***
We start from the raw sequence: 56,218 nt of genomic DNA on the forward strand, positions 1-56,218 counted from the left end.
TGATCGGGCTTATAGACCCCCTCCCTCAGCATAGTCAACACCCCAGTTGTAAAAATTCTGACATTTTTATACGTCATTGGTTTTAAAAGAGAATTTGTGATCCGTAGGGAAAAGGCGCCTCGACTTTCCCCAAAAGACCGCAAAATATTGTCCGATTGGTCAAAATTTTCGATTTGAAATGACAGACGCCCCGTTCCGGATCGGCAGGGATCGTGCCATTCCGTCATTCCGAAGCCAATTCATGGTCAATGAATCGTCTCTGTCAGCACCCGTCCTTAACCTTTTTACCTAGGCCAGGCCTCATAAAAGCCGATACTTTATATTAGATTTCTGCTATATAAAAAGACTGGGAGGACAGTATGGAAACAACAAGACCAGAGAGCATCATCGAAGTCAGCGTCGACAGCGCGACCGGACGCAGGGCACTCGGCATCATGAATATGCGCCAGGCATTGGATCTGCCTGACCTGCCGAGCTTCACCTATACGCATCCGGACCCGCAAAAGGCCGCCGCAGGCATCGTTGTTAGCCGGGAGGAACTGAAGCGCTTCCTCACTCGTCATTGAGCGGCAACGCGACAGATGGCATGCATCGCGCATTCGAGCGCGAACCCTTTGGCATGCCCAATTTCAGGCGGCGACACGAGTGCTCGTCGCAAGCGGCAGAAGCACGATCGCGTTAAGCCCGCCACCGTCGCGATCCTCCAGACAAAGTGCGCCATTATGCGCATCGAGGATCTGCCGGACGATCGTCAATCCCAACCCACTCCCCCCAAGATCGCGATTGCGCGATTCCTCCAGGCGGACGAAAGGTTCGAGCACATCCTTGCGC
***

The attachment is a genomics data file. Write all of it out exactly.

We start from the raw sequence: 56,218 nt of genomic DNA on the forward strand, positions 1-56,218 counted from the left end.
TGATCGGGCTTATAGACCCCCTCCCTCAGCATAGTCAACACCCCAGTTGTAAAAATTCTGACATTTTTATACGTCATTGGTTTTAAAAGAGAATTTGTGATCCGTAGGGAAAAGGCGCCTCGACTTTCCCCAAAAGACCGCAAAATATTGTCCGATTGGTCAAAATTTTCGATTTGAAATGACAGACGCCCCGTTCCGGATCGGCAGGGATCGTGCCATTCCGTCATTCCGAAGCCAATTCATGGTCAATGAATCGTCTCTGTCAGCACCCGTCCTTAACCTTTTTACCTAGGCCAGGCCTCATAAAAGCCGATACTTTATATTAGATTTCTGCTATATAAAAAGACTGGGAGGACAGTATGGAAACAACAAGACCAGAGAGCATCATCGAAGTCAGCGTCGACAGCGCGACCGGACGCAGGGCACTCGGCATCATGAATATGCGCCAGGCATTGGATCTGCCTGACCTGCCGAGCTTCACCTATACGCATCCGGACCCGCAAAAGGCCGCCGCAGGCATCGTTGTTAGCCGGGAGGAACTGAAGCGCTTCCTCACTCGTCATTGAGCGGCAACGCGACAGATGGCATGCATCGCGCATTCGAGCGCGAACCCTTTGGCATGCCCAATTTCAGGCGGCGACACGAGTGCTCGTCGCAAGCGGCAGAAGCACGATCGCGTTAAGCCCGCCACCGTCGCGATCCTCCAGACAAAGTGCGCCATTATGCGCATCGAGGATCTGCCGGACGATCGTCAATCCCAACCCACTCCCCCCAAGATCGCGATTGCGCGATTCCTCCAGGCGGACGAAAGGTTCGAGCACATCCTTGCGC